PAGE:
Country of Origin


Black Knight Integrated

Writer: Artjom Avatinjan
Translator: Viacheslav Savvov
CD player: Gryphon Scorpio
Interconnects: Cordial XLR, Slonov Design
Speaker cables: Shinpy Logos
Power cords: S.A.Lab
Loudspeakers: Blumenhofer Genuin FS1 MkII, ProAc Response K6
Review component retail: €12'000

I have been following the progress of S.A.Lab, a Russian audio manufacturer, for a long time and with great interest. This reflect in numerous reviews I did for our national and these international media. Several S.A.Lab reviews published here at 6moons, most of them by me, some by Srajan. The first S.A.Lab component we reviewed was in December 2013. That was the Erato, ambitious on sound, weight and sight by being a massive 5-piece amplification combo. The majority of reviewed models had tubed schematic because those dominate the brand's portfolio. Exceptions are the 1st and 2nd generations of the White Knight, a pure transistor device. Today Alexei Syomin's Sound Laboratory offers the 3rd generation White Knight in hybrid tube/transistor circuitry and dual-mono architecture.

The object of today's review is the Black Knight integrated amp. In my opinion, it might be one of S.A.Lab's most significant achievements. That's because it remains virtually the only high-end hifi amplifier in formal production whose every stage uses Germanium transistors. Yet Alexei hasn't betrayed himself. We are familiar with his predilection for vintage parts whose advantages to him are indisputable. Until now this conviction and related engineering principle manifested mostly in his choice of rare tubes like the Ligeia's 14D13 or the Erato's ??-80. With his Black Knight, Alexei made the proverbial lateral knight's jumping move by implementing not another vacuum tube but rare transistors. In the past S.A.Lab produced amps of similar names but the White Knight's black brothers in arms then were more test projects which I never had a chance to see or listen to. Today's version is a formal production model.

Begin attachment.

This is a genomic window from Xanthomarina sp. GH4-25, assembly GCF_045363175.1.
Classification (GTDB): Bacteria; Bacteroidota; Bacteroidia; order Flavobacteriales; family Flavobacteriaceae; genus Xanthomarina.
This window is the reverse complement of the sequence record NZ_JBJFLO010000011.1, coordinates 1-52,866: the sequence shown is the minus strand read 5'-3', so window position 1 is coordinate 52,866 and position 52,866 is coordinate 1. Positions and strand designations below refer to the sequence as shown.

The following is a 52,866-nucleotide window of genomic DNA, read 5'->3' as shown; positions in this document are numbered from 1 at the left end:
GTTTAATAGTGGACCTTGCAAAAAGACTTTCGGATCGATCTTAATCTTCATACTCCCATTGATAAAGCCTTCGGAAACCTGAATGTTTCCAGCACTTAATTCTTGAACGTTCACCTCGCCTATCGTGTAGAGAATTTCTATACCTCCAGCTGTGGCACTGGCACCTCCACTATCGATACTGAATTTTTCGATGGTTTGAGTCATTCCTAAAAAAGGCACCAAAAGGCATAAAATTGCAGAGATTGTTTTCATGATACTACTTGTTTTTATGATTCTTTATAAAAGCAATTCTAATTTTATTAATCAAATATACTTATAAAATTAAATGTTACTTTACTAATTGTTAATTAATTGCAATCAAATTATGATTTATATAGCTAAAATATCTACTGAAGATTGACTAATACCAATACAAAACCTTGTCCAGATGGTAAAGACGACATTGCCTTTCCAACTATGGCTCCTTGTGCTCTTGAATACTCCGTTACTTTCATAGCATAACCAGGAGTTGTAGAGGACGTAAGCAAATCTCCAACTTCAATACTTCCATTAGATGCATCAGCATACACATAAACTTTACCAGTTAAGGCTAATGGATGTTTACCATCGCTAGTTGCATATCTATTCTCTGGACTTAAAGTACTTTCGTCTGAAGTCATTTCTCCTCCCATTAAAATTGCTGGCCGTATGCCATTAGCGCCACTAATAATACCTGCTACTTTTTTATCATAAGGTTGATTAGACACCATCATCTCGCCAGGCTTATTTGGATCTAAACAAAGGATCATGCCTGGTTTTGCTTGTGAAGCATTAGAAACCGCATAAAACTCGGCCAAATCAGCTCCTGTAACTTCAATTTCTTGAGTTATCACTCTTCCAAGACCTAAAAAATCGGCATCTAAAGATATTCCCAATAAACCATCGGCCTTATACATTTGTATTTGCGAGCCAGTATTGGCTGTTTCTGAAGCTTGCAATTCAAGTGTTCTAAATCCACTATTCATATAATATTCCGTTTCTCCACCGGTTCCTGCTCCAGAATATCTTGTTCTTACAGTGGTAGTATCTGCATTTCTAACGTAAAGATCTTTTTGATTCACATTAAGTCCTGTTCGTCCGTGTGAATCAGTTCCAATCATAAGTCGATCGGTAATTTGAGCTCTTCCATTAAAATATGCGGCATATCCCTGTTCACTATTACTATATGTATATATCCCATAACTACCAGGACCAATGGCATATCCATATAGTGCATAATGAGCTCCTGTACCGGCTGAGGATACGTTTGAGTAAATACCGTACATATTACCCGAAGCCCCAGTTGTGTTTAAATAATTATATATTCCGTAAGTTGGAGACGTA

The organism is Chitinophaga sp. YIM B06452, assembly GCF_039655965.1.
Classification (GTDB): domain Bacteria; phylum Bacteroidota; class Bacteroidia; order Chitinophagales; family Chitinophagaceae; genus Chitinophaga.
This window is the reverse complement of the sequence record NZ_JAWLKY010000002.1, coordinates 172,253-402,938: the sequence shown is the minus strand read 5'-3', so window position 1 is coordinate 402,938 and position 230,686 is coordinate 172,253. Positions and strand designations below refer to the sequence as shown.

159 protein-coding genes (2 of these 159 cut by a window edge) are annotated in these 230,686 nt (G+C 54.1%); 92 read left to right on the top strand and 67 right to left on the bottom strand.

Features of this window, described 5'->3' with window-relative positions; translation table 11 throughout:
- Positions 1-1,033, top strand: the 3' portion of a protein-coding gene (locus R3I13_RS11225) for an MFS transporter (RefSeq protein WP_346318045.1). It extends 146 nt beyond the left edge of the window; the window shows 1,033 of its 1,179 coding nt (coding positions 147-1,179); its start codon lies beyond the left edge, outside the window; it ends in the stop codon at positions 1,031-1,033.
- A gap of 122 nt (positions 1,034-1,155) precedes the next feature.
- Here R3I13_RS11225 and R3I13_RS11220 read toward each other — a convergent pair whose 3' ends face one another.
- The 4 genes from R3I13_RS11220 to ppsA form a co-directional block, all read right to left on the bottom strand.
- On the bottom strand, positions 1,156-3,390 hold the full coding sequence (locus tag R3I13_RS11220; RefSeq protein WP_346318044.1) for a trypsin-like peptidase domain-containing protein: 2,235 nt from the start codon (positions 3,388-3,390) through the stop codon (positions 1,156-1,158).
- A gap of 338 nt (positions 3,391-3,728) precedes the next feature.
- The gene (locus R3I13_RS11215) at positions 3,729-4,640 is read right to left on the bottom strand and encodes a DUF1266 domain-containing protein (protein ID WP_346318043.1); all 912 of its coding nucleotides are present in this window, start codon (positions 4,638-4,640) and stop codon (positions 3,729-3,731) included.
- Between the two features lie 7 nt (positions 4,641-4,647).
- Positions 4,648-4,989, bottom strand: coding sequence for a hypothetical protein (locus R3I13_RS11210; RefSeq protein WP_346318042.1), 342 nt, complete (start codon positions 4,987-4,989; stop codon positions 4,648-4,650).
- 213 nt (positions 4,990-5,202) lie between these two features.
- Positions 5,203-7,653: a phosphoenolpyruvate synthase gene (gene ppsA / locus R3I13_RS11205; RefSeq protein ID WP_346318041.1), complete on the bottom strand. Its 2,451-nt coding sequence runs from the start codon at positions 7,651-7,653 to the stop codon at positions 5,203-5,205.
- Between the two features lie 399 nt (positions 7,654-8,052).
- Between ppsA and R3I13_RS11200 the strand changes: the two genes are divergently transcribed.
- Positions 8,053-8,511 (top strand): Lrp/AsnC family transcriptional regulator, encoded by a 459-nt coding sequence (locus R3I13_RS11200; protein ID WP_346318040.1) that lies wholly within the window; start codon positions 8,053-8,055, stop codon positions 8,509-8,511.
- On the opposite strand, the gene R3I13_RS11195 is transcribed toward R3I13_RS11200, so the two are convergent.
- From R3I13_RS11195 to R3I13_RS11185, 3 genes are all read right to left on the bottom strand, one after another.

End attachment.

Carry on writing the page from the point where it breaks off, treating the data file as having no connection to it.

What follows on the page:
Alexei tried to approach Germanium for a long time. His work on the current Black Knight—contemplating its circuitry, designing and prototyping its construction—took him about three years. Obviously his brain started working on it long before that.

What then is special about transistors based on the 32nd element of the periodic table? I'm writing these words whilst spotting among the neighboring hills out of my window the village of Boblovo where Mendeleev's estate is still intact. The legend says it was here where the famous chemist created the table introduced to him in a dream as a kind of solitaire. Alexei talks at length about the advantages of Germanium over silicon, about tube-like distortion and soft clipping. Comparing Germanium to silicon, chemistry experts would analyze sundry physical properties, the number of atoms across a cubic centimeter, the electrons' mobility, the carrier lifetime and more.